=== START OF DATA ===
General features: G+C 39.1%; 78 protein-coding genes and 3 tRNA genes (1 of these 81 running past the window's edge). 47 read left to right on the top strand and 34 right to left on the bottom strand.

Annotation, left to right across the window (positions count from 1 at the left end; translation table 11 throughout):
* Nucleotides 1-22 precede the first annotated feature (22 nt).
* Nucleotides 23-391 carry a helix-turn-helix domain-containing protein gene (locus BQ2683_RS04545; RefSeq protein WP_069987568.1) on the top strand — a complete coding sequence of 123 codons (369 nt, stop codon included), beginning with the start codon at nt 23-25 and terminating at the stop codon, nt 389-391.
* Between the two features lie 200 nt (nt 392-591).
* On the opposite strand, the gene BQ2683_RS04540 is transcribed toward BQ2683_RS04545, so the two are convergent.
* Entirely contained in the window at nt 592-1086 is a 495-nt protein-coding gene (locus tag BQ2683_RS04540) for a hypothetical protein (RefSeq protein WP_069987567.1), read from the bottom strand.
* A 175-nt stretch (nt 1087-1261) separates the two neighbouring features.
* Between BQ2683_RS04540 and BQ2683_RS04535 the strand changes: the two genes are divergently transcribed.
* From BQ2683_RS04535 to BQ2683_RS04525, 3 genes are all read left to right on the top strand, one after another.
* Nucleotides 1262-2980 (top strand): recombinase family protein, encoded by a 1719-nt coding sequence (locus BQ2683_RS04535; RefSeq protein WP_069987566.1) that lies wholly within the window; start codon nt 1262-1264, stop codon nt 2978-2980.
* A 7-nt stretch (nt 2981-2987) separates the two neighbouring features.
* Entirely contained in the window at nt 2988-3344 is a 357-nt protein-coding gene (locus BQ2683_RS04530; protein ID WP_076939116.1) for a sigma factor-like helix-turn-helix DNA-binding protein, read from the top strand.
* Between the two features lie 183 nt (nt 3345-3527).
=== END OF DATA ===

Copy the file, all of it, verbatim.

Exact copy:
General features: G+C 39.1%; 78 protein-coding genes and 3 tRNA genes (1 of these 81 running past the window's edge). 47 read left to right on the top strand and 34 right to left on the bottom strand.

Annotation, left to right across the window (positions count from 1 at the left end; translation table 11 throughout):
* Nucleotides 1-22 precede the first annotated feature (22 nt).
* Nucleotides 23-391 carry a helix-turn-helix domain-containing protein gene (locus BQ2683_RS04545; RefSeq protein WP_069987568.1) on the top strand — a complete coding sequence of 123 codons (369 nt, stop codon included), beginning with the start codon at nt 23-25 and terminating at the stop codon, nt 389-391.
* Between the two features lie 200 nt (nt 392-591).
* On the opposite strand, the gene BQ2683_RS04540 is transcribed toward BQ2683_RS04545, so the two are convergent.
* Entirely contained in the window at nt 592-1086 is a 495-nt protein-coding gene (locus tag BQ2683_RS04540) for a hypothetical protein (RefSeq protein WP_069987567.1), read from the bottom strand.
* A 175-nt stretch (nt 1087-1261) separates the two neighbouring features.
* Between BQ2683_RS04540 and BQ2683_RS04535 the strand changes: the two genes are divergently transcribed.
* From BQ2683_RS04535 to BQ2683_RS04525, 3 genes are all read left to right on the top strand, one after another.
* Nucleotides 1262-2980 (top strand): recombinase family protein, encoded by a 1719-nt coding sequence (locus BQ2683_RS04535; RefSeq protein WP_069987566.1) that lies wholly within the window; start codon nt 1262-1264, stop codon nt 2978-2980.
* A 7-nt stretch (nt 2981-2987) separates the two neighbouring features.
* Entirely contained in the window at nt 2988-3344 is a 357-nt protein-coding gene (locus BQ2683_RS04530; protein ID WP_076939116.1) for a sigma factor-like helix-turn-helix DNA-binding protein, read from the top strand.
* Between the two features lie 183 nt (nt 3345-3527).